And I love doing that. I love watching my friends be found, won over, swept off their feet, married, and havin’ babies. That there is what the good Lord intended. Good men romancing my sweet friends is one of the greatest joys I have.
AND, (not but, not instead of, AND) there are those moments where the little family-of-my-own-shaped ache gets a little harder to work around. The longing for my own family is one I believe God has placed in my heart. I spent a lot of time trying to figure out what His desires for me are, and after a lot of trying He made it clear. He has a vocation planned for each of us, and for most of us, it’s marriage. I don’t think He puts that desire for a family on hold until *poof* Mr. Right appears. I think God perfects that desire by planting it in us, and then letting it grow, giving it a chance to gain some endurance, channeling it towards service for His glory in the in-between-times while we wait on His fulfillment of that desire.
All of which I really do believe, very little of which is an instant salve for the ache that stirs up at the sight of the approaching pink-and-red-and-roses-romance with which society celebrates a day whose meaning has been long-forgotten by most of us.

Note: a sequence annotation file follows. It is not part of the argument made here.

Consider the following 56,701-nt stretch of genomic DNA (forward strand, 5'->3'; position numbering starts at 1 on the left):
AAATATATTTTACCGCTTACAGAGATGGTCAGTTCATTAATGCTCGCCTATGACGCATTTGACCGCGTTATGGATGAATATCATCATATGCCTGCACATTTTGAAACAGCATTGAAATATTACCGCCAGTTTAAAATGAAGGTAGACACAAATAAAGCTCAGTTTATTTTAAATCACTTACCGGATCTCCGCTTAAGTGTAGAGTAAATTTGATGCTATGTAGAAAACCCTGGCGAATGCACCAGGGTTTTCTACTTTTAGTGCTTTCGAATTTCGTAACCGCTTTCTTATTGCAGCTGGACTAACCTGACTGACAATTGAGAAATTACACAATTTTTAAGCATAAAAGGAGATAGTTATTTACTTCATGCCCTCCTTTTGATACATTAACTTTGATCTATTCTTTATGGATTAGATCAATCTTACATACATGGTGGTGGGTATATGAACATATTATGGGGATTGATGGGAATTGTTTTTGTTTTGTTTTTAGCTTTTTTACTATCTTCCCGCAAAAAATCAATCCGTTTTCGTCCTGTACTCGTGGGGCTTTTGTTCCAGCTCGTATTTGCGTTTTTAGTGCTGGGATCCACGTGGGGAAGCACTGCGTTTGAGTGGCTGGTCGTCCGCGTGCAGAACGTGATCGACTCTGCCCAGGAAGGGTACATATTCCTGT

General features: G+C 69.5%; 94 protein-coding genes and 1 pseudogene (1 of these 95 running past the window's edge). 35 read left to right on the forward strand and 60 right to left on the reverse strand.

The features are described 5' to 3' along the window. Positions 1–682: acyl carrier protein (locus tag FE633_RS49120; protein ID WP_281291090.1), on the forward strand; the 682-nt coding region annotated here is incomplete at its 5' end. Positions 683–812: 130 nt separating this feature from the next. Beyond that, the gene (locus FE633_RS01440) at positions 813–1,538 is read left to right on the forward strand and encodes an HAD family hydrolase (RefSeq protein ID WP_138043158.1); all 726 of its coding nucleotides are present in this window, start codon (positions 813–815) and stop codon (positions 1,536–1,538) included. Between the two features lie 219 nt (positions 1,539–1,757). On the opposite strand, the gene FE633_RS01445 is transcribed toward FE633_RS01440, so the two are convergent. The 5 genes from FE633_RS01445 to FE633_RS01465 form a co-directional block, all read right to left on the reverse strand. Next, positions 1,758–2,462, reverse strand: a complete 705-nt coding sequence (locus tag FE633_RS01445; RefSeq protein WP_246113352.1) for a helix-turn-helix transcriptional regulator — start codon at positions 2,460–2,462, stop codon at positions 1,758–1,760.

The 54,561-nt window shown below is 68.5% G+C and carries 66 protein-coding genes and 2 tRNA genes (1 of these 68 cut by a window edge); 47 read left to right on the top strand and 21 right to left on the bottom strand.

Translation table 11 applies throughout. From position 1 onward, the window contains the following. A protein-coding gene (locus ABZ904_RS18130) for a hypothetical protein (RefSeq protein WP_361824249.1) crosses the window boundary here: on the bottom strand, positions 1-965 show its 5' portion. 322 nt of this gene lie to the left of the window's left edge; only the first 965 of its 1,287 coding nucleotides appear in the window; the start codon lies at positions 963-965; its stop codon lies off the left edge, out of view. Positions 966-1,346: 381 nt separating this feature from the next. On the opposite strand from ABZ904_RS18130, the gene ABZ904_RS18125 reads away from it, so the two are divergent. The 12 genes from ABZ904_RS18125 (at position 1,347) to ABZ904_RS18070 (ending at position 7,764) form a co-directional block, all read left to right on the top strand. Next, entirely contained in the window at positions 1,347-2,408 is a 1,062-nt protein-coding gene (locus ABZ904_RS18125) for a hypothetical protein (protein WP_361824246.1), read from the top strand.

There’s plenty of backstory. You can look up Lupercalia and the She-Wolf and the fertility rites and the god Pan and his followers and so on and try to sort it out. Feel free.
You can look up St. Valentine and find out there are more than one. Seriously.
Or, you could just read this, which explains it all very clearly and briefly.
Long story short – Valentine, before his martyrdom, was known for risking his life to confer the Sacrament of Matrimony on young couples who desired it after the Roman Emperor outlawed marriages.
So, in a way he is a martyr in defense of marriage, something like St. John the Baptist or St. Thomas More.
Pretty hard-core, no?
Other stories about Valentine note his deep care and concern for those weaker or more helpless than him, in particular (after his arrest) his fellow prisoners and his jailer’s family.
Here comes what I’ve been getting at.
My lovely friend Katie, who has inspired blog posts in the past, set a beautiful example for me without, I think, even meaning to. This actually happens a lot. The particular time I’m thinking of was a St. Valentine’s day a few years ago.
She sent me a Valentine. Like, a legit care package Valentine.